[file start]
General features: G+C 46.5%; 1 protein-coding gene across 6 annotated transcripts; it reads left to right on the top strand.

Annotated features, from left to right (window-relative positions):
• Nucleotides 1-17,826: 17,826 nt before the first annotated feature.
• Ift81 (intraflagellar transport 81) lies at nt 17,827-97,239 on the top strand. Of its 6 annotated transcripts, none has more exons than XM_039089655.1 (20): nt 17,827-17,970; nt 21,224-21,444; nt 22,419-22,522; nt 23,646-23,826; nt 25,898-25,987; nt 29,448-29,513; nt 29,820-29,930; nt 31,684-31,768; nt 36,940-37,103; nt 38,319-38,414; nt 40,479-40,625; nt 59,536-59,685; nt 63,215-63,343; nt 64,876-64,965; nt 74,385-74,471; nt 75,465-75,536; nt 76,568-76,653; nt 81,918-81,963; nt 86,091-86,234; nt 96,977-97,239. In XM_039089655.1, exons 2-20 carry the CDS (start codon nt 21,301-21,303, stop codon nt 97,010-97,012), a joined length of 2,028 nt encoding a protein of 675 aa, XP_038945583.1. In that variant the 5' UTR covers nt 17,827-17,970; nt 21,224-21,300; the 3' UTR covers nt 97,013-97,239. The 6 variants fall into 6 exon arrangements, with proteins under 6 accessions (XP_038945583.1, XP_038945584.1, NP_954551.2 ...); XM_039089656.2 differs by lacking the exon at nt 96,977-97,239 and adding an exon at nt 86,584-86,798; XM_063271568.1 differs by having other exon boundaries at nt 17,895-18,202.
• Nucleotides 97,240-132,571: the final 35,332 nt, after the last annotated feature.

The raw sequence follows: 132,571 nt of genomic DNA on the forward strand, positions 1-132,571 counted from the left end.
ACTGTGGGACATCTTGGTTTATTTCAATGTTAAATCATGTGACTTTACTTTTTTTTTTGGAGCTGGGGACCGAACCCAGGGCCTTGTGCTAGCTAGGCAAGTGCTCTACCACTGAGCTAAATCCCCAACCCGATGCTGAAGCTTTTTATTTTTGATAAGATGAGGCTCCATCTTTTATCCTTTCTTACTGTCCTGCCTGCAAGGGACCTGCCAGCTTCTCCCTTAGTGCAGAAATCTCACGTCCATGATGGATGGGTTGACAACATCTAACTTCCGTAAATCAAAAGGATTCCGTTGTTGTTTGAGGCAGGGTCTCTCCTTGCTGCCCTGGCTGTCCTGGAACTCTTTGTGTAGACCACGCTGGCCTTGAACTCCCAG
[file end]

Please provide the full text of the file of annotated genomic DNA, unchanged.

General features: G+C 46.5%; 1 protein-coding gene across 6 annotated transcripts; it reads left to right on the top strand.

Annotated features, from left to right (window-relative positions):
• Nucleotides 1-17,826: 17,826 nt before the first annotated feature.
• Ift81 (intraflagellar transport 81) lies at nt 17,827-97,239 on the top strand. Of its 6 annotated transcripts, none has more exons than XM_039089655.1 (20): nt 17,827-17,970; nt 21,224-21,444; nt 22,419-22,522; nt 23,646-23,826; nt 25,898-25,987; nt 29,448-29,513; nt 29,820-29,930; nt 31,684-31,768; nt 36,940-37,103; nt 38,319-38,414; nt 40,479-40,625; nt 59,536-59,685; nt 63,215-63,343; nt 64,876-64,965; nt 74,385-74,471; nt 75,465-75,536; nt 76,568-76,653; nt 81,918-81,963; nt 86,091-86,234; nt 96,977-97,239. In XM_039089655.1, exons 2-20 carry the CDS (start codon nt 21,301-21,303, stop codon nt 97,010-97,012), a joined length of 2,028 nt encoding a protein of 675 aa, XP_038945583.1. In that variant the 5' UTR covers nt 17,827-17,970; nt 21,224-21,300; the 3' UTR covers nt 97,013-97,239. The 6 variants fall into 6 exon arrangements, with proteins under 6 accessions (XP_038945583.1, XP_038945584.1, NP_954551.2 ...); XM_039089656.2 differs by lacking the exon at nt 96,977-97,239 and adding an exon at nt 86,584-86,798; XM_063271568.1 differs by having other exon boundaries at nt 17,895-18,202.
• Nucleotides 97,240-132,571: the final 35,332 nt, after the last annotated feature.

The raw sequence follows: 132,571 nt of genomic DNA on the forward strand, positions 1-132,571 counted from the left end.
ACTGTGGGACATCTTGGTTTATTTCAATGTTAAATCATGTGACTTTACTTTTTTTTTTGGAGCTGGGGACCGAACCCAGGGCCTTGTGCTAGCTAGGCAAGTGCTCTACCACTGAGCTAAATCCCCAACCCGATGCTGAAGCTTTTTATTTTTGATAAGATGAGGCTCCATCTTTTATCCTTTCTTACTGTCCTGCCTGCAAGGGACCTGCCAGCTTCTCCCTTAGTGCAGAAATCTCACGTCCATGATGGATGGGTTGACAACATCTAACTTCCGTAAATCAAAAGGATTCCGTTGTTGTTTGAGGCAGGGTCTCTCCTTGCTGCCCTGGCTGTCCTGGAACTCTTTGTGTAGACCACGCTGGCCTTGAACTCCCAG